Nestled between the Vosges Mountains and the German border, Alsace is France's most north-easterly wine region, with its capital city Strasbourg and its wine centre being Colmar. Alsace is one of the driest areas in France due to the influence of the Vosges; with annual rainfall as low as 500mm.
The mountains also shelter the vines which are grown on both the plains and slopes. The steep slopes are also home to Grand Cru vineyards, the soils vary from alluvial to granite and schist. Alsace is a French wine region, it has at various times in its past belonged to Germany, resulting in many of the white grapes grown are the same as those in Germany. By law, all wines must be bottled in the recognizable tall, tapered green bottles called Flutes d'Alsace.

 

Alsace was one of the first regions in the world to label its wines according to grape variety, rather than by where the grapes are grown, as done in other parts of France.
Wines of Alsace are primarily varietal; Riesling, Gewürztraminer, Pinot Blanc, Muscat, Pinot Gris and Pinot Noir. Over 90% of the wines are white; Alsace also produces an excellent semi-bubbly known as Cremant d'Alsace from Pinot Blanc. Most wines are fermented dry as distinct from their German counterparts which are often sweet or off-dry. For this reason many wines achieve high alcohol especially Gewürztraminer which can reach 14%.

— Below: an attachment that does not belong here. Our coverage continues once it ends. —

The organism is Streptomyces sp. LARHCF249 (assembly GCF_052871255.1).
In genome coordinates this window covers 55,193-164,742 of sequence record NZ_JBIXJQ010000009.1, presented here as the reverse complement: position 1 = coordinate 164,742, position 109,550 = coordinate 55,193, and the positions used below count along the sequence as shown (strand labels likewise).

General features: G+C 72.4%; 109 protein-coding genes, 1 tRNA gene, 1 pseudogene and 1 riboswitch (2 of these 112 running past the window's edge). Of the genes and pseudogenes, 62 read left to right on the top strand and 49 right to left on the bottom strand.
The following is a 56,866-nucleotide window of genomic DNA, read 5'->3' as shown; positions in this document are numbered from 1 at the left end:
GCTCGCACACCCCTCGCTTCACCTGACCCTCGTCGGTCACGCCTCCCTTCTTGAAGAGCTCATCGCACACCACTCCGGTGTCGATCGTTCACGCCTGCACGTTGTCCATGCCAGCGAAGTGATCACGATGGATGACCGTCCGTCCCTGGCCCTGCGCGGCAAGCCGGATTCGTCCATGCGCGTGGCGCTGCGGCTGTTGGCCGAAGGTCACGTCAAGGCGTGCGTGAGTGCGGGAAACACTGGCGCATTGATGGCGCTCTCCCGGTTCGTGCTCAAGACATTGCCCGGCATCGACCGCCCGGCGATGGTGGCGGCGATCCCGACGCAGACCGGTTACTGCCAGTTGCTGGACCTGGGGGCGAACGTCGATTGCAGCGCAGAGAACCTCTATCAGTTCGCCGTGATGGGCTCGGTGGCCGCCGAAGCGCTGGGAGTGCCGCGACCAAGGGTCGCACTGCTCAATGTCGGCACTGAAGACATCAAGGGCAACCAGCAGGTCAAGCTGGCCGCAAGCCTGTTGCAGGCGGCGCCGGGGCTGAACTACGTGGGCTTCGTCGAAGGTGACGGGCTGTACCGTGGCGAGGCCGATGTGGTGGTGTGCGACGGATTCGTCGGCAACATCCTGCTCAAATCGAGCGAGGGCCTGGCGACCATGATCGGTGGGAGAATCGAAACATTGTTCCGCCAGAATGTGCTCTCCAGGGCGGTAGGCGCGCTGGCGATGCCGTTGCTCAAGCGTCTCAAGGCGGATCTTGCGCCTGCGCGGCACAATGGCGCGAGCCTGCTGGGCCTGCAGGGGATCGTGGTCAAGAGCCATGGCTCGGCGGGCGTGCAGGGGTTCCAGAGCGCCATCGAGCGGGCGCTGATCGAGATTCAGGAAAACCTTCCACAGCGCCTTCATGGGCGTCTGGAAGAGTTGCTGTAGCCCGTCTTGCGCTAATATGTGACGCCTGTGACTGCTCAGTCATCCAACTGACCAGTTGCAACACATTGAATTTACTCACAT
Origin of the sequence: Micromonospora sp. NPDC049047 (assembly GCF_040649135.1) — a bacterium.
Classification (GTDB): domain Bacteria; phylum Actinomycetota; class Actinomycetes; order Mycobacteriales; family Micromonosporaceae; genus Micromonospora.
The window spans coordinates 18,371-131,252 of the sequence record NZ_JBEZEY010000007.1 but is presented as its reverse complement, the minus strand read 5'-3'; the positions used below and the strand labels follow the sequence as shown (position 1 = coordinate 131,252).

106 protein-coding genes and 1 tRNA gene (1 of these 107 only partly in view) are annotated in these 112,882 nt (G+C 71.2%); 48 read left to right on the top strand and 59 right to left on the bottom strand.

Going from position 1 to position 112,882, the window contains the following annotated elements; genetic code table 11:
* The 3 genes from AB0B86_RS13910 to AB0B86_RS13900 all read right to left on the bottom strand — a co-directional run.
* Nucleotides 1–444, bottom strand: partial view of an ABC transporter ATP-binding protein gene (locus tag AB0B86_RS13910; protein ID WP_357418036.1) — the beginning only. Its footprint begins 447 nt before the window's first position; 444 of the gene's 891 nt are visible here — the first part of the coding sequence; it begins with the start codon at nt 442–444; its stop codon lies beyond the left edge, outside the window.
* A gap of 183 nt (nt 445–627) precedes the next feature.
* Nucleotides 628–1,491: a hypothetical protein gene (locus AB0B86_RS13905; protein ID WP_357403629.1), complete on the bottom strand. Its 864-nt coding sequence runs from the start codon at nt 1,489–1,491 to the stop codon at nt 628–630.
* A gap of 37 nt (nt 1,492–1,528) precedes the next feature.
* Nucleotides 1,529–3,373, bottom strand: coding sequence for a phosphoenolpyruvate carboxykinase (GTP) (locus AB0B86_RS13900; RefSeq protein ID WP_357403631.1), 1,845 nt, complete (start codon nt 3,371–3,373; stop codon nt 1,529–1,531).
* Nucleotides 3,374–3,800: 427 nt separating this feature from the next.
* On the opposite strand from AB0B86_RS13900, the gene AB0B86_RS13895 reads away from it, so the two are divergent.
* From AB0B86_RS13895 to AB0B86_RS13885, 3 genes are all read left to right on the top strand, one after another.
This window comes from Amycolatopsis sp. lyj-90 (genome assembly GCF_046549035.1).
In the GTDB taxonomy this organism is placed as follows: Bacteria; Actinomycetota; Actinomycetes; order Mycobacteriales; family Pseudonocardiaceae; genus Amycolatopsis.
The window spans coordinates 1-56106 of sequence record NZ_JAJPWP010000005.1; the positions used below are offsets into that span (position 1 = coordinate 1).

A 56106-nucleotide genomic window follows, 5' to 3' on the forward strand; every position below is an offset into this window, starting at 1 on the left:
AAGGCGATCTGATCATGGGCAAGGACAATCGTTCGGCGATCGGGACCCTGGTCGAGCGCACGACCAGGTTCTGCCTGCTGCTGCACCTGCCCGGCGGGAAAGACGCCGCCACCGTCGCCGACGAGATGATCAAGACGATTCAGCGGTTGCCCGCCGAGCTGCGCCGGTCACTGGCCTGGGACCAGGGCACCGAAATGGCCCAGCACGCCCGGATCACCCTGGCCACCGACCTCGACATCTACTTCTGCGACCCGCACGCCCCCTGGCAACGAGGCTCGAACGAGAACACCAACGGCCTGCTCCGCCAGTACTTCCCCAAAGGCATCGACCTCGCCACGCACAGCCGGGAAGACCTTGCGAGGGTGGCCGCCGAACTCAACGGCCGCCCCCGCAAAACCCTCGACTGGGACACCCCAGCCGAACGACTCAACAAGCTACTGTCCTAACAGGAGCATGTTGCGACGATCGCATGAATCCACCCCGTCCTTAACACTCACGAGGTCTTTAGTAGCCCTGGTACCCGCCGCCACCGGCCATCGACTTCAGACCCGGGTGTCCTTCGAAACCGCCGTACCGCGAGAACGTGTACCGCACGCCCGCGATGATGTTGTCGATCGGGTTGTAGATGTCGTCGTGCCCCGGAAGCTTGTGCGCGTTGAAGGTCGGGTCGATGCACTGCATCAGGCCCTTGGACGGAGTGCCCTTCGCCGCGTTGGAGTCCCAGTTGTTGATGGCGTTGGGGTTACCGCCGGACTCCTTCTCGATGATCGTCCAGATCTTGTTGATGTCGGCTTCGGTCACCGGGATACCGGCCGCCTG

Alsace also produces speciality wines and some excellent Grand Crus. Grand Cru wines must come from one of four permitted grapes; Riesling, Muscat, Pinot Gris and Gewürztraminer. They must be from a single vineyard in the best location, a single vintage, have lower yields and pass a stringent quality test. Vendange Tardive wines are made from late picked grapes with much higher sugar levels from the same varieties as the Grand Crus in exceptional vintages.
Possibly the most expensive wines are the Selection des Grains Nobles which are made in the same way as the Vendange Tardive but with the effect of botrytis giving wines of enormous richness and complexity.